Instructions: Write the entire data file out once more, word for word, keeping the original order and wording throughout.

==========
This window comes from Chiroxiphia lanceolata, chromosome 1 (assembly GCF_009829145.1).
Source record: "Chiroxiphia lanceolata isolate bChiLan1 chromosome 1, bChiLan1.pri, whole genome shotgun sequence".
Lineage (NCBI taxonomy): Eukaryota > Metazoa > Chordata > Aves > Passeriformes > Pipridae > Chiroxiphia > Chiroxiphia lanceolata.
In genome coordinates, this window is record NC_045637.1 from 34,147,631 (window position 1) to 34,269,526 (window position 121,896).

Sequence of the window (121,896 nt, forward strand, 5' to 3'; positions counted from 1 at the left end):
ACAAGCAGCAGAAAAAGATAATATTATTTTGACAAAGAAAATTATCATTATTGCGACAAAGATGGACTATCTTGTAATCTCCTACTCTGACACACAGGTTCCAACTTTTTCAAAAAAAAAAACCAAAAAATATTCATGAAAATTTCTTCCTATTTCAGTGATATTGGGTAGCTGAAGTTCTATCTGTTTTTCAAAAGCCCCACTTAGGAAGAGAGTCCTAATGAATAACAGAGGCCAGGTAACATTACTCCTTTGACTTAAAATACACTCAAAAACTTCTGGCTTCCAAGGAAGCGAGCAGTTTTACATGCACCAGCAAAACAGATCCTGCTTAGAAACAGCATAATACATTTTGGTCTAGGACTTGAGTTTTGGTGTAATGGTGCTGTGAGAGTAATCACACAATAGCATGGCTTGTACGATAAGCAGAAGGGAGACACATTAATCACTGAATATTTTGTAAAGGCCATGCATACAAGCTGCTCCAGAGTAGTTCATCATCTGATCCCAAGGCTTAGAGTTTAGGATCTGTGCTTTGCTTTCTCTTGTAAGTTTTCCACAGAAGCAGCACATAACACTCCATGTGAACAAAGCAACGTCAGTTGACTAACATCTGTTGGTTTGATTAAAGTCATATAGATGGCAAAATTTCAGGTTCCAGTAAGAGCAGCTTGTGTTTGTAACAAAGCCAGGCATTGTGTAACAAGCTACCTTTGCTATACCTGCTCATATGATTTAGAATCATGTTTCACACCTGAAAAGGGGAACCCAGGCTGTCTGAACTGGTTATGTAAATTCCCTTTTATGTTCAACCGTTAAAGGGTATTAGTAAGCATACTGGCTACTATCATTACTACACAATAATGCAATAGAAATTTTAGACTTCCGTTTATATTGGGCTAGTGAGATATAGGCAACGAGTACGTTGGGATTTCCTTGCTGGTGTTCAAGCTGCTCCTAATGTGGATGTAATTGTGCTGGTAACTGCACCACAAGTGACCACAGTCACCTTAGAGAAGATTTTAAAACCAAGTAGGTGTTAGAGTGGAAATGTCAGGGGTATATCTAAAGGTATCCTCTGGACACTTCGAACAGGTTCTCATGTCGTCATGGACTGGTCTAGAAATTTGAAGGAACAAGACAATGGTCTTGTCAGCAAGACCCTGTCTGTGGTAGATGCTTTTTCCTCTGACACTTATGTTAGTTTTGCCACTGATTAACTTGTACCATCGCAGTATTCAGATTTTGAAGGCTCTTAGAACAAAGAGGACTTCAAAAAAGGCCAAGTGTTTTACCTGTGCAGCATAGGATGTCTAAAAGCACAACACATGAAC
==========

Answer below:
This window comes from Chiroxiphia lanceolata, chromosome 1 (assembly GCF_009829145.1).
Source record: "Chiroxiphia lanceolata isolate bChiLan1 chromosome 1, bChiLan1.pri, whole genome shotgun sequence".
Lineage (NCBI taxonomy): Eukaryota > Metazoa > Chordata > Aves > Passeriformes > Pipridae > Chiroxiphia > Chiroxiphia lanceolata.
In genome coordinates, this window is record NC_045637.1 from 34,147,631 (window position 1) to 34,269,526 (window position 121,896).

Sequence of the window (121,896 nt, forward strand, 5' to 3'; positions counted from 1 at the left end):
ACAAGCAGCAGAAAAAGATAATATTATTTTGACAAAGAAAATTATCATTATTGCGACAAAGATGGACTATCTTGTAATCTCCTACTCTGACACACAGGTTCCAACTTTTTCAAAAAAAAAAACCAAAAAATATTCATGAAAATTTCTTCCTATTTCAGTGATATTGGGTAGCTGAAGTTCTATCTGTTTTTCAAAAGCCCCACTTAGGAAGAGAGTCCTAATGAATAACAGAGGCCAGGTAACATTACTCCTTTGACTTAAAATACACTCAAAAACTTCTGGCTTCCAAGGAAGCGAGCAGTTTTACATGCACCAGCAAAACAGATCCTGCTTAGAAACAGCATAATACATTTTGGTCTAGGACTTGAGTTTTGGTGTAATGGTGCTGTGAGAGTAATCACACAATAGCATGGCTTGTACGATAAGCAGAAGGGAGACACATTAATCACTGAATATTTTGTAAAGGCCATGCATACAAGCTGCTCCAGAGTAGTTCATCATCTGATCCCAAGGCTTAGAGTTTAGGATCTGTGCTTTGCTTTCTCTTGTAAGTTTTCCACAGAAGCAGCACATAACACTCCATGTGAACAAAGCAACGTCAGTTGACTAACATCTGTTGGTTTGATTAAAGTCATATAGATGGCAAAATTTCAGGTTCCAGTAAGAGCAGCTTGTGTTTGTAACAAAGCCAGGCATTGTGTAACAAGCTACCTTTGCTATACCTGCTCATATGATTTAGAATCATGTTTCACACCTGAAAAGGGGAACCCAGGCTGTCTGAACTGGTTATGTAAATTCCCTTTTATGTTCAACCGTTAAAGGGTATTAGTAAGCATACTGGCTACTATCATTACTACACAATAATGCAATAGAAATTTTAGACTTCCGTTTATATTGGGCTAGTGAGATATAGGCAACGAGTACGTTGGGATTTCCTTGCTGGTGTTCAAGCTGCTCCTAATGTGGATGTAATTGTGCTGGTAACTGCACCACAAGTGACCACAGTCACCTTAGAGAAGATTTTAAAACCAAGTAGGTGTTAGAGTGGAAATGTCAGGGGTATATCTAAAGGTATCCTCTGGACACTTCGAACAGGTTCTCATGTCGTCATGGACTGGTCTAGAAATTTGAAGGAACAAGACAATGGTCTTGTCAGCAAGACCCTGTCTGTGGTAGATGCTTTTTCCTCTGACACTTATGTTAGTTTTGCCACTGATTAACTTGTACCATCGCAGTATTCAGATTTTGAAGGCTCTTAGAACAAAGAGGACTTCAAAAAAGGCCAAGTGTTTTACCTGTGCAGCATAGGATGTCTAAAAGCACAACACATGAAC